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line breaks vs. line elements (comments on XHTML 2.0 text module)

From: Peter Sheerin <pete@petesguide.com>
Date: Wed, 6 Nov 2002 16:47:41 -0800
Message-ID: <00c801c285f7$567d6530$8810960a@cadpkslaptop>
To: "html-w3c" <www-html@w3.org>
There has been some discussion recently about the plan to deprecate the <br />
tag in XHTML 2.0 (http://www.w3.org/TR/xhtml2/mod-text.html#sec_8.5.). At the
time, I had an uneasy felling that while the intentions were valid and laudable,
there were likely some cases where the difference in behavior would be
important--but I couldn't think of any at the time.

But I think I've found a good reason for keeping <br />. In writing content that
has images, equations, or other figures embedded inside a paragraph (where said
figure takes up the entire column width), there is a need to force a linebreak
to make sure that space is left for the figure and so that text justification
may occur. A line element will not work here, because it forces you to know in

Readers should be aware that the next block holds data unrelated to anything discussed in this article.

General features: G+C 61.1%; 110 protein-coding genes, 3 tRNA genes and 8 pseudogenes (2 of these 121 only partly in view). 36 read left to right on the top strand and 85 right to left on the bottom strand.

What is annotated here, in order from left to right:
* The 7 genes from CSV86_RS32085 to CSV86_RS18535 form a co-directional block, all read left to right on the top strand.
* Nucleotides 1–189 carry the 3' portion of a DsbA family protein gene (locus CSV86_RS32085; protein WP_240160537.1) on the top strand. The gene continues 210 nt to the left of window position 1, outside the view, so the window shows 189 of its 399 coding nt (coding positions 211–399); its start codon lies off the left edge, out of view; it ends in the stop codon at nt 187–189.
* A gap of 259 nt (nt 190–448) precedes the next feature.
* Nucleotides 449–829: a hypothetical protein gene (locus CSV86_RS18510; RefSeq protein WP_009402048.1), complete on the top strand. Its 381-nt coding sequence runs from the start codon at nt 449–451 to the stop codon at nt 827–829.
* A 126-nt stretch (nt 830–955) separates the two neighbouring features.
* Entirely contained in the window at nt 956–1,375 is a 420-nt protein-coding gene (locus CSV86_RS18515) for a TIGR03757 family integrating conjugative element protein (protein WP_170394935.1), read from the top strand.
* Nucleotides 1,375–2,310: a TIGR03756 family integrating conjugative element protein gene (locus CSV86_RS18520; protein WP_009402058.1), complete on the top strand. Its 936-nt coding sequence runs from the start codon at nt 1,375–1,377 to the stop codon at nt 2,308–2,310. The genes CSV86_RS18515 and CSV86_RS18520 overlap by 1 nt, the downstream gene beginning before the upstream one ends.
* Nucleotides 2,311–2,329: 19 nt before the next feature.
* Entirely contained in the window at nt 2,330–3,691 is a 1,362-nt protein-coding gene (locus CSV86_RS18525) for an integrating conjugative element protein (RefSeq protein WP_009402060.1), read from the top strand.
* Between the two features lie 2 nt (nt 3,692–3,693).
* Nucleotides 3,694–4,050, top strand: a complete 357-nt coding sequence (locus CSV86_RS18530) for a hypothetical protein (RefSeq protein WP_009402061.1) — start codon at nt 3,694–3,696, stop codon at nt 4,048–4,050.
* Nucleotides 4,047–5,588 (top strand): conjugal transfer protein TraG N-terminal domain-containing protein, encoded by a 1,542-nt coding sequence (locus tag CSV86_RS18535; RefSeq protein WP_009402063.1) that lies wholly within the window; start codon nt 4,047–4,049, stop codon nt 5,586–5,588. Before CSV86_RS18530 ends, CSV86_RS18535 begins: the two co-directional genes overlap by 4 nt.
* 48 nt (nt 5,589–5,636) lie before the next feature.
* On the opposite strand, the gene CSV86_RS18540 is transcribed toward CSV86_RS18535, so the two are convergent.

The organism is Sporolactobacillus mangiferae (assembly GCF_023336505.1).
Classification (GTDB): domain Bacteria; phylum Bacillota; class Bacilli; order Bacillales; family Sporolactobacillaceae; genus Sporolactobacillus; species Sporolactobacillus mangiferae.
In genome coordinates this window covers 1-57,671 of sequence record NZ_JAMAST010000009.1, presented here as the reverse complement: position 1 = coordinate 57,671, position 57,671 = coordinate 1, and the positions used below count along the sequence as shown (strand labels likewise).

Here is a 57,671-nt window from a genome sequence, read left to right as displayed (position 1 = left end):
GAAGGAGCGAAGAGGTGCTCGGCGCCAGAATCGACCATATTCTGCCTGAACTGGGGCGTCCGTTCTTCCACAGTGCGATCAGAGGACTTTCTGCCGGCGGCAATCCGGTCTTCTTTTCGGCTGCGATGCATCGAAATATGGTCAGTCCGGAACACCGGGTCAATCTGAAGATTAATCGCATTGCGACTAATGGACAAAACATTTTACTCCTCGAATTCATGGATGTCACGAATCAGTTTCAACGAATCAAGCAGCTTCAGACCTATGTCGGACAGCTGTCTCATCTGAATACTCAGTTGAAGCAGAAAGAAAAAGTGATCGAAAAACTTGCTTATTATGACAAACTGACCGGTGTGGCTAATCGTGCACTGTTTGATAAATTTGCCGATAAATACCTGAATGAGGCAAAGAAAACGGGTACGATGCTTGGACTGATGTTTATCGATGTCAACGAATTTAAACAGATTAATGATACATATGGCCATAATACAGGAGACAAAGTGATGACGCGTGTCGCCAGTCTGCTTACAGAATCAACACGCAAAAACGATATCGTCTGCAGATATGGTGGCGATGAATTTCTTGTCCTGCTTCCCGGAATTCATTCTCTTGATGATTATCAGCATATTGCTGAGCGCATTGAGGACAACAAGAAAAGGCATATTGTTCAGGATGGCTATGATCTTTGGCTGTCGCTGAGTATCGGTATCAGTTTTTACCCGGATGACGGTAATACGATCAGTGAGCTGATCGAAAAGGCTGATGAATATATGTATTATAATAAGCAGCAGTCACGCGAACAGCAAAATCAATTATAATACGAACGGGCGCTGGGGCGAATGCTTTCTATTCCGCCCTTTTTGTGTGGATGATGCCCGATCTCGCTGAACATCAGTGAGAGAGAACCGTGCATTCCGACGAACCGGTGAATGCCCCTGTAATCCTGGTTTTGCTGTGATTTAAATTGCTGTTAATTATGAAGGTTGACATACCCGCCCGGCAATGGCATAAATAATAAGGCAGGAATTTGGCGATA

advance where the preceding automatic line break is, so that you can enclose the
appropriate range of text in the line element--not desireable or possible when
the content can reflow whenever the UA's window is resized.

For example, consider the following (I came across this while trying to typeset
an article from NASA Tech Briefs [Sep. 1999, p.52], in a test of using XHTML +
MathML + SVG.)

----------------------------------------------
     The displacements of the membrane
under load are described by the equations

[two fancy math expressions were here]

where r is the radial coordinate, a is the
radius of the clamping edge, w is the
transverse...
----------------------------------------------

So, in XHTML, this would be:

<p>The displacements of the membrane
under load are described by the equations<br />
<math>
[two fancy math expressions were here]
</math>
where r is the radial coordinate, a is the
radius of the clamping edge, w is the
transverse...</p>

In the printed version of the article, the text before the equations are printed
as two lines, but since you can't know that in advance for the XHTML version, I
don't see how the <line> element could ever duplicate this behavior.


Received on Thursday, 7 November 2002 12:39:03 GMT

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